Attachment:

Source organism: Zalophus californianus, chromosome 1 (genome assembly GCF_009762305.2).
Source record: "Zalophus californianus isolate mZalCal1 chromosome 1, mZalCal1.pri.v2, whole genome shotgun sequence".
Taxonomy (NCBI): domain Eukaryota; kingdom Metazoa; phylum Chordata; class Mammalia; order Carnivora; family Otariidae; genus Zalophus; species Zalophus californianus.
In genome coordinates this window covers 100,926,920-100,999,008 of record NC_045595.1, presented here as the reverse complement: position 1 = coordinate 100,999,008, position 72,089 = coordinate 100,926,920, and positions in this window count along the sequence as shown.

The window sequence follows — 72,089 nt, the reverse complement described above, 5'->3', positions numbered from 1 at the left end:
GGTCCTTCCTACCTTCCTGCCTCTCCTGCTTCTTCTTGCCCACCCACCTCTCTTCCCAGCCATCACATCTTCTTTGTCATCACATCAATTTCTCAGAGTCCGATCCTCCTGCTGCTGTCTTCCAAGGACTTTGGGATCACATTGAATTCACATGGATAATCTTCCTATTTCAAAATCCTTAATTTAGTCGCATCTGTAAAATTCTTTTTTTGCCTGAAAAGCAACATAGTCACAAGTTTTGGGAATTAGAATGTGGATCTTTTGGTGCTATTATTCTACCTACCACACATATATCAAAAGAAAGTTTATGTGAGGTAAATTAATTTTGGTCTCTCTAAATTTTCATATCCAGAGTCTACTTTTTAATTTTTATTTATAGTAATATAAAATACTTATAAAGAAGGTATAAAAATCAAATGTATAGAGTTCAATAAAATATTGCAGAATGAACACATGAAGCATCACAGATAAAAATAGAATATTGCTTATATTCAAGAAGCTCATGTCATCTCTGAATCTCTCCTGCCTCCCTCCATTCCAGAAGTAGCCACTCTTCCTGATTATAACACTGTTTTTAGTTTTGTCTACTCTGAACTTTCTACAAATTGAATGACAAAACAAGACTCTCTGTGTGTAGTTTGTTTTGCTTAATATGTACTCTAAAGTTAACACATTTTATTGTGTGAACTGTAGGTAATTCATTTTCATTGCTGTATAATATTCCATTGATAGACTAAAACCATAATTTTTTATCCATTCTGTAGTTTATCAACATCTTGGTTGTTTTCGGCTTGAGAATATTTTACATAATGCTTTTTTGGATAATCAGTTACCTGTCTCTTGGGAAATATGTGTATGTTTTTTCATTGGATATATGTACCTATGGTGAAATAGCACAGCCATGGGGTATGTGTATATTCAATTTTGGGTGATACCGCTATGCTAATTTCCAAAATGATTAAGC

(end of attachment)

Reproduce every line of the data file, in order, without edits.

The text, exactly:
Source organism: Zalophus californianus, chromosome 1 (genome assembly GCF_009762305.2).
Source record: "Zalophus californianus isolate mZalCal1 chromosome 1, mZalCal1.pri.v2, whole genome shotgun sequence".
Taxonomy (NCBI): domain Eukaryota; kingdom Metazoa; phylum Chordata; class Mammalia; order Carnivora; family Otariidae; genus Zalophus; species Zalophus californianus.
In genome coordinates this window covers 100,926,920-100,999,008 of record NC_045595.1, presented here as the reverse complement: position 1 = coordinate 100,999,008, position 72,089 = coordinate 100,926,920, and positions in this window count along the sequence as shown.

The window sequence follows — 72,089 nt, the reverse complement described above, 5'->3', positions numbered from 1 at the left end:
GGTCCTTCCTACCTTCCTGCCTCTCCTGCTTCTTCTTGCCCACCCACCTCTCTTCCCAGCCATCACATCTTCTTTGTCATCACATCAATTTCTCAGAGTCCGATCCTCCTGCTGCTGTCTTCCAAGGACTTTGGGATCACATTGAATTCACATGGATAATCTTCCTATTTCAAAATCCTTAATTTAGTCGCATCTGTAAAATTCTTTTTTTGCCTGAAAAGCAACATAGTCACAAGTTTTGGGAATTAGAATGTGGATCTTTTGGTGCTATTATTCTACCTACCACACATATATCAAAAGAAAGTTTATGTGAGGTAAATTAATTTTGGTCTCTCTAAATTTTCATATCCAGAGTCTACTTTTTAATTTTTATTTATAGTAATATAAAATACTTATAAAGAAGGTATAAAAATCAAATGTATAGAGTTCAATAAAATATTGCAGAATGAACACATGAAGCATCACAGATAAAAATAGAATATTGCTTATATTCAAGAAGCTCATGTCATCTCTGAATCTCTCCTGCCTCCCTCCATTCCAGAAGTAGCCACTCTTCCTGATTATAACACTGTTTTTAGTTTTGTCTACTCTGAACTTTCTACAAATTGAATGACAAAACAAGACTCTCTGTGTGTAGTTTGTTTTGCTTAATATGTACTCTAAAGTTAACACATTTTATTGTGTGAACTGTAGGTAATTCATTTTCATTGCTGTATAATATTCCATTGATAGACTAAAACCATAATTTTTTATCCATTCTGTAGTTTATCAACATCTTGGTTGTTTTCGGCTTGAGAATATTTTACATAATGCTTTTTTGGATAATCAGTTACCTGTCTCTTGGGAAATATGTGTATGTTTTTTCATTGGATATATGTACCTATGGTGAAATAGCACAGCCATGGGGTATGTGTATATTCAATTTTGGGTGATACCGCTATGCTAATTTCCAAAATGATTAAGC